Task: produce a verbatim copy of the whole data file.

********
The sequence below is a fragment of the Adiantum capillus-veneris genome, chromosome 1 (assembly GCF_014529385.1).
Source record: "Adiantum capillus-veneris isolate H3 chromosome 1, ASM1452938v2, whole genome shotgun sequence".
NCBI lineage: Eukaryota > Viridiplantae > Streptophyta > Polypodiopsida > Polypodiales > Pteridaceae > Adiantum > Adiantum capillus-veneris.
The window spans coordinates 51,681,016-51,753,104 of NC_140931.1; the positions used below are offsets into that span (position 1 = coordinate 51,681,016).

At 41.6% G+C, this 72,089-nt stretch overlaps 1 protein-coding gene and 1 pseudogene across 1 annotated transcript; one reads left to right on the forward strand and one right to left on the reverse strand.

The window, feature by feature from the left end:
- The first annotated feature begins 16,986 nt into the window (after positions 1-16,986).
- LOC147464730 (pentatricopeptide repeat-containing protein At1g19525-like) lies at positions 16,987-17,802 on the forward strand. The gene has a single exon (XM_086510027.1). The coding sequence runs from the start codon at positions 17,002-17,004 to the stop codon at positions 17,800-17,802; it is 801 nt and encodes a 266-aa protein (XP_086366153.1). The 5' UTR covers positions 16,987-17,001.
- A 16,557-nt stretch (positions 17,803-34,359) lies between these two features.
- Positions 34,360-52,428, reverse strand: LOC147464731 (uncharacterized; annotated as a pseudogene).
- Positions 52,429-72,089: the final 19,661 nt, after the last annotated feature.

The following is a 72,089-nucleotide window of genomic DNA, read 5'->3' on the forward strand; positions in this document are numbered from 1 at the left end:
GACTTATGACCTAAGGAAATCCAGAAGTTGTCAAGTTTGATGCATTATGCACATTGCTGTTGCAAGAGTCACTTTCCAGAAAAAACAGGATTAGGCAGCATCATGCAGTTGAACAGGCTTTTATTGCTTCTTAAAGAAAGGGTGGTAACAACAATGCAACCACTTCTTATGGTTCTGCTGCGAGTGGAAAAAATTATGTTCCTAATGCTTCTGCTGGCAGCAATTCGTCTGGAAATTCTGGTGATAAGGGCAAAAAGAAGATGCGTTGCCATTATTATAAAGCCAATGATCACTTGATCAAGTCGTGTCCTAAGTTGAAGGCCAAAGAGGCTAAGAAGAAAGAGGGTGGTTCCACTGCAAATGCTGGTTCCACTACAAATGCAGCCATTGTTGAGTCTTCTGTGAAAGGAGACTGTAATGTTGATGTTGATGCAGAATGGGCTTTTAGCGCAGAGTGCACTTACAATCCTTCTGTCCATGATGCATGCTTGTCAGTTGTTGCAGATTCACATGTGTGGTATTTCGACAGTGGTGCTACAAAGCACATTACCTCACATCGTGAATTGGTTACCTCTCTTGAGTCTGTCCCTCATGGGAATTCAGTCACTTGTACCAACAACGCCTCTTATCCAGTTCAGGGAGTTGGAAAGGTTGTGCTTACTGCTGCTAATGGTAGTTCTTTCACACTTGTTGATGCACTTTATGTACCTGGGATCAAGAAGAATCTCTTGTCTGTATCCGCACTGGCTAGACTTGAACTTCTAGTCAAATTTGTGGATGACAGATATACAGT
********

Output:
The sequence below is a fragment of the Adiantum capillus-veneris genome, chromosome 1 (assembly GCF_014529385.1).
Source record: "Adiantum capillus-veneris isolate H3 chromosome 1, ASM1452938v2, whole genome shotgun sequence".
NCBI lineage: Eukaryota > Viridiplantae > Streptophyta > Polypodiopsida > Polypodiales > Pteridaceae > Adiantum > Adiantum capillus-veneris.
The window spans coordinates 51,681,016-51,753,104 of NC_140931.1; the positions used below are offsets into that span (position 1 = coordinate 51,681,016).

At 41.6% G+C, this 72,089-nt stretch overlaps 1 protein-coding gene and 1 pseudogene across 1 annotated transcript; one reads left to right on the forward strand and one right to left on the reverse strand.

The window, feature by feature from the left end:
- The first annotated feature begins 16,986 nt into the window (after positions 1-16,986).
- LOC147464730 (pentatricopeptide repeat-containing protein At1g19525-like) lies at positions 16,987-17,802 on the forward strand. The gene has a single exon (XM_086510027.1). The coding sequence runs from the start codon at positions 17,002-17,004 to the stop codon at positions 17,800-17,802; it is 801 nt and encodes a 266-aa protein (XP_086366153.1). The 5' UTR covers positions 16,987-17,001.
- A 16,557-nt stretch (positions 17,803-34,359) lies between these two features.
- Positions 34,360-52,428, reverse strand: LOC147464731 (uncharacterized; annotated as a pseudogene).
- Positions 52,429-72,089: the final 19,661 nt, after the last annotated feature.

The following is a 72,089-nucleotide window of genomic DNA, read 5'->3' on the forward strand; positions in this document are numbered from 1 at the left end:
GACTTATGACCTAAGGAAATCCAGAAGTTGTCAAGTTTGATGCATTATGCACATTGCTGTTGCAAGAGTCACTTTCCAGAAAAAACAGGATTAGGCAGCATCATGCAGTTGAACAGGCTTTTATTGCTTCTTAAAGAAAGGGTGGTAACAACAATGCAACCACTTCTTATGGTTCTGCTGCGAGTGGAAAAAATTATGTTCCTAATGCTTCTGCTGGCAGCAATTCGTCTGGAAATTCTGGTGATAAGGGCAAAAAGAAGATGCGTTGCCATTATTATAAAGCCAATGATCACTTGATCAAGTCGTGTCCTAAGTTGAAGGCCAAAGAGGCTAAGAAGAAAGAGGGTGGTTCCACTGCAAATGCTGGTTCCACTACAAATGCAGCCATTGTTGAGTCTTCTGTGAAAGGAGACTGTAATGTTGATGTTGATGCAGAATGGGCTTTTAGCGCAGAGTGCACTTACAATCCTTCTGTCCATGATGCATGCTTGTCAGTTGTTGCAGATTCACATGTGTGGTATTTCGACAGTGGTGCTACAAAGCACATTACCTCACATCGTGAATTGGTTACCTCTCTTGAGTCTGTCCCTCATGGGAATTCAGTCACTTGTACCAACAACGCCTCTTATCCAGTTCAGGGAGTTGGAAAGGTTGTGCTTACTGCTGCTAATGGTAGTTCTTTCACACTTGTTGATGCACTTTATGTACCTGGGATCAAGAAGAATCTCTTGTCTGTATCCGCACTGGCTAGACTTGAACTTCTAGTCAAATTTGTGGATGACAGATATACAGT